The crisis in South Sudan should not be a surprise to anyone but that does not make it like 'all' the other crises in sub-Saharan Africa.
Most of the reporting suggests this is all about a power struggle in a weak state with the army splitting apart into rebels and government-led troops, something we've seen time again in places like the Congo, Rwanda and the Ivory Coast. In the case of South Sudan, this isn't entirely accurate and the reporting does not reflect the nuances at play. This is not a case of a purge from government of competing interests nor is it a feud that has ultimately come to take on the exacerbating effects of tribal undertones. This is a long-standing tribal feud masked by a so-called struggle for power and all in a state that has yet to celebrate its third birthday. Meanwhile, after weeks of stalled talks in Addis Ababa, both government and rebel forces over the weekend accused each other of violating a tentative cease-fire reached on Thursday, January 23. The majority of the effort during talks was on pressuring President Salva Kiir to meet a certain amount of rebel demands, including the release of 11 detainees – top former government leaders – held by the government. Mr. Kiir has said the 11 will be subjected to South Sudan's judicial process. It is clear now that the solutions offered in Addis Ababa invariably resorted to type and this will only undermine, rather than help, South Sudan.
There is really only one leader right now capable of keeping this country together and while it's comfortable to draw cautionary parallels to the 'Big Men' of Africa and their history of wielding enormous power, President Salva Kiir isn't one of those, or at least not yet. He genuinely wants an end to the centuries-old conflict between tribes and the creation of a unified South Sudan. But for Mr. Kiir, the Dinka and Nuer, the former vice-president-turned-rebel leader's tribe, have fought for centuries. Indeed, for many doing so is a rite of passage and too few have the capacity that Mr. Kiir does as leader to rise above this history and, frankly, centuries-old method of resolving conflict. As a result, opportunists abuse their positions of power and Riek Machar is just such a man. It is completely understandable why he was turfed from cabinet. Unfortunately for Mr. Kiir though, the sacking allowed Mr. Machar to crack open long-standing fissures and create the current conflict.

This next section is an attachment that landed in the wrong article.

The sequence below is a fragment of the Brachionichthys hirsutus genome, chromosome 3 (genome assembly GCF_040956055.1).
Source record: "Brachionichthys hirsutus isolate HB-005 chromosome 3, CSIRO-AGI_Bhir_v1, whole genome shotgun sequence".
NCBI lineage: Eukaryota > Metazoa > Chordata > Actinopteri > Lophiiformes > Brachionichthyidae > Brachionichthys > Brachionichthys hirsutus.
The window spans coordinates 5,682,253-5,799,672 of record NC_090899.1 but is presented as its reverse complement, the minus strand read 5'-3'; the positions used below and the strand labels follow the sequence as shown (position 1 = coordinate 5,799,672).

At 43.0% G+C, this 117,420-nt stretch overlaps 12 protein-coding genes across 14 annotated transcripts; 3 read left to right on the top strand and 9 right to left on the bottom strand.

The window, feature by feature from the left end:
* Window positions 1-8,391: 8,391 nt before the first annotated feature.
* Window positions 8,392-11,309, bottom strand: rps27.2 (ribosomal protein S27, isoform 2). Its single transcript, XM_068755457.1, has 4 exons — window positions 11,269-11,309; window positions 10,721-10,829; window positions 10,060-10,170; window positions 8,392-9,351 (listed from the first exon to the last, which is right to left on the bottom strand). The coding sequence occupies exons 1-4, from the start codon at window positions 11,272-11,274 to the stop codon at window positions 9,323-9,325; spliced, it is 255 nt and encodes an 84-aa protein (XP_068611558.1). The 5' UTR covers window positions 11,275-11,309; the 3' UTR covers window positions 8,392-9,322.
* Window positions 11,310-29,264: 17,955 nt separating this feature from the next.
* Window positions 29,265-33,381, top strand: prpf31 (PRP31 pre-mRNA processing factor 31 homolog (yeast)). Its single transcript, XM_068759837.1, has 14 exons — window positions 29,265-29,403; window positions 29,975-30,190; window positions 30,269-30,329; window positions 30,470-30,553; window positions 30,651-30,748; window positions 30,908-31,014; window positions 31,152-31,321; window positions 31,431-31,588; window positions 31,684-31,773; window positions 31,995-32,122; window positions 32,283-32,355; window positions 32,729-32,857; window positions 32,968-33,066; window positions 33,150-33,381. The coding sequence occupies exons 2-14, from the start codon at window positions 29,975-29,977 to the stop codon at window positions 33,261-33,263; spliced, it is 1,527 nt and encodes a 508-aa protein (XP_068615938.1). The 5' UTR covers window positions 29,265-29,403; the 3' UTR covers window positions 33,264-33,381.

On the ground, Bor, where fighting was alleged to have flared over the weekend, has always been the flashpoint for traditional conflicts and has hardly seen a peaceful period either before or after independence. This is the heart of tribal conflict for the whole country and the unhappy epicentre of this crisis. If you solve Bor, you unlock the key to Mr. Kiir's objectives for unity throughout the South. However, Bor is too often eclipsed by border issues between Sudan and South Sudan where most of the oil is located or along the Congolese border where the insecurity posed by the Lord's Resistance Army has led to food shortages and resentment by the state government. The international community are focused on these issues for obvious reasons but it misses a trick and could lead to wrong-headed proposals or some sort of templated approach to conflict resolution now unfolding in Ethiopia.
In other parts of Africa, these issues are eventually addressed through the painstaking negotiation of new power-sharing arrangements and the reintegration of rebels. But unlike these other conflicts, South Sudan has never been integrated nor are there partners prepared, or even equipped, to share in government.
Mr. Kiir needs more support now but this should not come in a dilution of his power through the accommodations being proposed with the rebels. The UN and the AU need to ramp up efforts within the country, particularly in Bor first and foremost. The rebels need to see that the government has support and that long-standing methods of resolving conflict will not be tolerated. In Sudan, President Omar al-Bashir needs to be convinced that this is an opportunity to finalize a deal on the border before outright war cuts both sides off from a vital source of revenue. And Mr. Kiir needs to know that this support comes with a price: our expectations that he will continue to seek to do the right thing and rise above a default to tribal fault lines.
So far, President Kiir has refused calls from the rebels and the international community to release the 11 detainees. "We're keeping the seats warm for them," explains one opposition delegate about the expected presence of the jailed leaders for the next phase of negotiations.
Those talks, scheduled for February, would focus on the details of a firmer "monitored ceasefire" and a political chinwag to try and patch-up the murderous political rivalries that have plunged the country into chaos.
Joseph Pickerill is a consultant in Toronto and a former member of the U.S. State Department's Conflict and Stabilization Bureau based in South Sudan between its referendum and independence in 2010-2011.